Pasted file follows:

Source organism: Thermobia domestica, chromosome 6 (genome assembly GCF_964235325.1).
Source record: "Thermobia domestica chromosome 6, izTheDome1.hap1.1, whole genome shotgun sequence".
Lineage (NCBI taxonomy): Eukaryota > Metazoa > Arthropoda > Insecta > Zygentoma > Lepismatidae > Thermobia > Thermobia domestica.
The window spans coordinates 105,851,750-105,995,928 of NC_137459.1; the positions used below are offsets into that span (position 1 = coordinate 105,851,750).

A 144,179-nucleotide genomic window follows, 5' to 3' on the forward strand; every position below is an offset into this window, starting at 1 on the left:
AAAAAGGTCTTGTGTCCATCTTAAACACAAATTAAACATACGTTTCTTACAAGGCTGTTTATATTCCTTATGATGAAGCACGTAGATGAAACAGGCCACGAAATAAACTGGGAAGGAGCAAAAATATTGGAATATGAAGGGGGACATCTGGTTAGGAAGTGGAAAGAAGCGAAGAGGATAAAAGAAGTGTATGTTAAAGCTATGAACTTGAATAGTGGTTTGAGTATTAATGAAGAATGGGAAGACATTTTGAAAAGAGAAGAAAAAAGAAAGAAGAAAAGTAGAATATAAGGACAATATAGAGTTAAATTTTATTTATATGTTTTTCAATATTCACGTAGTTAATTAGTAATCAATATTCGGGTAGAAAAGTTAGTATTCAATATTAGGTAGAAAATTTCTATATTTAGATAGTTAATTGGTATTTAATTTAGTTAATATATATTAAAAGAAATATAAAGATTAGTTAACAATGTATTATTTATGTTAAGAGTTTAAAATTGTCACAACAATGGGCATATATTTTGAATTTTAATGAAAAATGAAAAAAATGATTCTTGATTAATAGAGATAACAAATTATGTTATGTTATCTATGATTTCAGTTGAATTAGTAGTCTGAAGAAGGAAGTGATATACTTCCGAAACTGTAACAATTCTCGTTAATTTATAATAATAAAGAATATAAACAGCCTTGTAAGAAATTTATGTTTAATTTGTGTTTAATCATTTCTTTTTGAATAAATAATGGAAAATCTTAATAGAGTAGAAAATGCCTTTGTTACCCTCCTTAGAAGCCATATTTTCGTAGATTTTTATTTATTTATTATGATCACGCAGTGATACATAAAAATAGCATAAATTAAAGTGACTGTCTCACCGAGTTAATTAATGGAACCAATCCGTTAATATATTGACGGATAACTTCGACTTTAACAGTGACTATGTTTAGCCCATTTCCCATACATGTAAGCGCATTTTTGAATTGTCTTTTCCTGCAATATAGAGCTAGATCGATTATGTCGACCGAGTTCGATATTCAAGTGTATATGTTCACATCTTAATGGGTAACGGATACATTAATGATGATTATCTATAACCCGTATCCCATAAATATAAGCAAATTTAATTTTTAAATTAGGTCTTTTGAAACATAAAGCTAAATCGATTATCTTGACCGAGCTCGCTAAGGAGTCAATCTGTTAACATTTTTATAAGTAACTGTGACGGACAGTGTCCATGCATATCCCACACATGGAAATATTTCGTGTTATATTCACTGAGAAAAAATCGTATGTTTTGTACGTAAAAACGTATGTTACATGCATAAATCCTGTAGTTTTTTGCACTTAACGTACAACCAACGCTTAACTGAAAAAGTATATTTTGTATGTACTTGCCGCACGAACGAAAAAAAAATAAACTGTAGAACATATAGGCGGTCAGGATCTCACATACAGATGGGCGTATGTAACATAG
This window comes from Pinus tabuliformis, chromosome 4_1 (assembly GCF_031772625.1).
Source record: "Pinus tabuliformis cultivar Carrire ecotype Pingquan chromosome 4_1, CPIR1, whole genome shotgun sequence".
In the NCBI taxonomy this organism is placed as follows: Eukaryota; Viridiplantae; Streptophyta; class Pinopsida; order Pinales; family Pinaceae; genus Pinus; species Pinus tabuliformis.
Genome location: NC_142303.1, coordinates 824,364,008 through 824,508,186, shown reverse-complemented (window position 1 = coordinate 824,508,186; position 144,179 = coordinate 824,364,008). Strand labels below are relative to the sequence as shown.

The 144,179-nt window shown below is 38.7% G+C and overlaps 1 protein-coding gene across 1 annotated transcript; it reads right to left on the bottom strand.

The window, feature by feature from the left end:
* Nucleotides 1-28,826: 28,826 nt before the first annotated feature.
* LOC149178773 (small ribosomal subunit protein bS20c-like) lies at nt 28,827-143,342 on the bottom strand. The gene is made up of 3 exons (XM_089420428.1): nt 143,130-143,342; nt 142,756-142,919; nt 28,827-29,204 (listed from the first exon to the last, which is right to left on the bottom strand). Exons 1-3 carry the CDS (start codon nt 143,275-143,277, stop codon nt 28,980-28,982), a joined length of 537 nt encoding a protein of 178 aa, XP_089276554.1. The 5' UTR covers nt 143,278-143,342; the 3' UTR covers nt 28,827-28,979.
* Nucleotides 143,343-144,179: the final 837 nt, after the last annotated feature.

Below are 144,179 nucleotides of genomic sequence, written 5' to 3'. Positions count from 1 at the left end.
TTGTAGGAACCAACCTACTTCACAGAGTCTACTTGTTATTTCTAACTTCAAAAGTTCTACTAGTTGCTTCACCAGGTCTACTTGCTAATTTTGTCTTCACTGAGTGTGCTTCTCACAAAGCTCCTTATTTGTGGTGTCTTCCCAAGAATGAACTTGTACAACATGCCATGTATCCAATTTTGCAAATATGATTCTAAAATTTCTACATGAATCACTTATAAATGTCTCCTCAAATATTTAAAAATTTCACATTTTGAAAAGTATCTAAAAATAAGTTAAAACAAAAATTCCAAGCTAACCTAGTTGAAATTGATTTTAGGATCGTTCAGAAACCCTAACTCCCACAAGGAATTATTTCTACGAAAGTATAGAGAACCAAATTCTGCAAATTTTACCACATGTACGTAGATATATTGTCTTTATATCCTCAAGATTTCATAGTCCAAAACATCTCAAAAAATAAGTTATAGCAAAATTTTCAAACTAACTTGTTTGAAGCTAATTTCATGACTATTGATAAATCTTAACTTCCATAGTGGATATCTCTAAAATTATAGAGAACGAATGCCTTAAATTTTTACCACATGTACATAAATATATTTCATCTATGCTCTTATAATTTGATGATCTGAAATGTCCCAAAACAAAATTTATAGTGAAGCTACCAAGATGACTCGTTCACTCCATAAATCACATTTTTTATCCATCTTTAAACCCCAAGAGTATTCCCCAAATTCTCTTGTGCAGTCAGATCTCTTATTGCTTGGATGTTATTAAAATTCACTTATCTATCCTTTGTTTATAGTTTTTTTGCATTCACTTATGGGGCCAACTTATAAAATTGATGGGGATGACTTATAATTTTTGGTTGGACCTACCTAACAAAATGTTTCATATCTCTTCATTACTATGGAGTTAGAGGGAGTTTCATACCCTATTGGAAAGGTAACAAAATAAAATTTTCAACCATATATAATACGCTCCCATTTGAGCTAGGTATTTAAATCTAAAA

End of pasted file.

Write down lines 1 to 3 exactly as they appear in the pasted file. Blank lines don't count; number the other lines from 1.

Source organism: Thermobia domestica, chromosome 6 (genome assembly GCF_964235325.1).
Source record: "Thermobia domestica chromosome 6, izTheDome1.hap1.1, whole genome shotgun sequence".
Lineage (NCBI taxonomy): Eukaryota > Metazoa > Arthropoda > Insecta > Zygentoma > Lepismatidae > Thermobia > Thermobia domestica.